After the Capitol riot, there is a fresh effort by Democrats to remove the President from office. But is it easy?
The story so far: There is a huge clamour for the removal of U.S. President Donald Trump before January 20, when Joe Biden will be sworn in as the 46th U.S. President. Democrats have launched a fresh drive to remove Mr. Trump from office after he incited his Republican supporters to storm the U.S. Capitol, the seat of political power. Two avenues have been suggested for this: the exercise of the 25th Amendment of the Constitution or impeachment. On Friday, House Speaker Nancy Pelosi was quoted by agencies as saying that she had instructed the House Rules Committee to move ahead with a motion for impeachment and the legislation on the 25th Amendment, if Mr. Trump did not resign. But it is easier said than done.
What does the Amendment say?
Section 4 of the 25th Amendment allows for the immediate removal of the President “whenever the Vice-President and a majority of either the principal officers of the executive departments or of such other body as Congress may by law provide, transmit to the President pro tempore of the Senate and the Speaker of the House of Representatives their written declaration that the President is unable to discharge the powers and duties of his office.” When that happens, the “Vice President shall immediately assume the powers and duties of the office as Acting President.”
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However, Vice-President Mike Pence seems to have no desire to take that step. For exercising the 25th amendment, therefore, Congress has to set up a special commission to determine that the President is unable to discharge his duties. Since such a step has never been taken before, Congress will enter a new field altogether. It will not only have to decide on the composition of the special commission, but will also have to set up the modalities for making such a determination. In addition, it will be difficult to convene the Senate to take up the issue of this special commission. The Senate will not reconvene for any substantive business till January 19. Although it will hold two pro forma sessions next week — on January 12 and January 15 — it is barred from conducting any kind of business during those days without agreement from all the 100 senators. The presence of Mr. Trump’s allies in the Senate makes that highly unlikely.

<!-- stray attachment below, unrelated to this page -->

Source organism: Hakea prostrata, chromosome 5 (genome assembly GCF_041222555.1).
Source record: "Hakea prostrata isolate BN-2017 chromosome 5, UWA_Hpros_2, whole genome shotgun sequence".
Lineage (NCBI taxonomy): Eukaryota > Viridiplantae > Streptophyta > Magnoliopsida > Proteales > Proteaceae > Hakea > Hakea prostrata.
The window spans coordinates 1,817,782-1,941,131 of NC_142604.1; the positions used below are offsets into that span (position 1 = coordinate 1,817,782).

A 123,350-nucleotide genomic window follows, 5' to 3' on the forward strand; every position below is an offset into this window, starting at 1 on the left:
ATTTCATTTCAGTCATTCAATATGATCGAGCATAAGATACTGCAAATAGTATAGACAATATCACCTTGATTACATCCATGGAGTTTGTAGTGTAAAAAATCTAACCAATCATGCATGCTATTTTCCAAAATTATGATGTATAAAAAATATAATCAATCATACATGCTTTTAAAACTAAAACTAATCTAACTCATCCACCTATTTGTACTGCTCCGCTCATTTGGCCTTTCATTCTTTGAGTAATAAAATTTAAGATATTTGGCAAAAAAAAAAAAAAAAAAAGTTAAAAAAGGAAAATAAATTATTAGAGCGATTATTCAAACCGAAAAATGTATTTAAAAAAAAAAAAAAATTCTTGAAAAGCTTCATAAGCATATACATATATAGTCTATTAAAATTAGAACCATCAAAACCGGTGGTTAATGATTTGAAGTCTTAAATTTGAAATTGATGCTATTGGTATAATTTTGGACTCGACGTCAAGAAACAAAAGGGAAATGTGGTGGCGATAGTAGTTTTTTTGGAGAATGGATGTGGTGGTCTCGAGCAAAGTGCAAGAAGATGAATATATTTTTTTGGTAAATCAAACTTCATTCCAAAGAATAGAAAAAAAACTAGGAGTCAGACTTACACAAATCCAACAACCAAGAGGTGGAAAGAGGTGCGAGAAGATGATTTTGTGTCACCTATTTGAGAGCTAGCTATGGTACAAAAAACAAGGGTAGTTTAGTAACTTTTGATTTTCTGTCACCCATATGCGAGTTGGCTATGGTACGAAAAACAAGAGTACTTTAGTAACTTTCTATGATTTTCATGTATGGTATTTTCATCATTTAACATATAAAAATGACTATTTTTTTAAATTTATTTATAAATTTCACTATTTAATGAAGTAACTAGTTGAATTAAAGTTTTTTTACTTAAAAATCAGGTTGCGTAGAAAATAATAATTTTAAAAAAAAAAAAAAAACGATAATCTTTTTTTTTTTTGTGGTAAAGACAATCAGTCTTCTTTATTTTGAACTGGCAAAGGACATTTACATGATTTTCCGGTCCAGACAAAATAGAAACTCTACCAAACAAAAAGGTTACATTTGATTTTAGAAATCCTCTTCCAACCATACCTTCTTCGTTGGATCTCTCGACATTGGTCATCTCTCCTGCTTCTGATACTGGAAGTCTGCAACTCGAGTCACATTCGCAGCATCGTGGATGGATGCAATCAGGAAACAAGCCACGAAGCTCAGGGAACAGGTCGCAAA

Further, even if the Cabinet decides on the competency of Mr. Trump, he can resume his powers and duties by mere transmission to the two Houses his written declaration that no inability exists. He can also fire the principal officers who supported the initial declaration. Of course, the majority of the Cabinet, as it exists, or the special committee can again transmit to the house another fresh declaration that the President is unable to discharge his powers and duties, for the Vice-President to again assume the powers and duties of the President. For him to continue, however, it has to be sustained by a two-thirds majority of both the Houses. All in all, the removal of Mr. Trump from the presidency through the 25th Amendment before January 20 is highly improbable, if not impossible.
What about impeachment?
The House of Representatives can draw up the articles of impeachment and pass it without any difficulty. However, the impeachment trial would have to take place in the Senate, and as mentioned earlier, it will not be able to act on the articles of impeachment received from the House without agreement from all the 100 senators before January 19.
Therefore, no substantive action can be taken to remove Mr. Trump from office before January 20. A copy of draft articles of impeachment circulating among members of Congress charged Mr. Trump with “inciting violence against the government of the United States” in an attempt to overturn his election loss to Mr. Biden, Reuters reported.
Senate Republican Leader Mitch McConnell sent a memo to Republican senators detailing a possible timetable for an impeachment trial. He noted the Senate will hold its next work session on January 19 and needs the consent of all the 100 senators to convene sooner, meaning a trial would not begin until Mr. Trump was out of office, a source familiar with the document said.
What happens after he leaves office?
Mr. Trump could still be impeached after he leaves office. Most constitutional lawyers agree that an ex-President can be impeached, which would have the effect of preventing him from running for the presidency again. Irrespective of one’s views on Mr. Trump’s character, he will continue to be the President till the noon of January 20.
“Impeaching President Donald Trump with 12 days remaining in his presidency would only serve to further divide the country,” White House spokesman Judd Deere told the media on Friday.
Dr. Balachandran is a policy commentator and a former Development Correspondent of The Hindu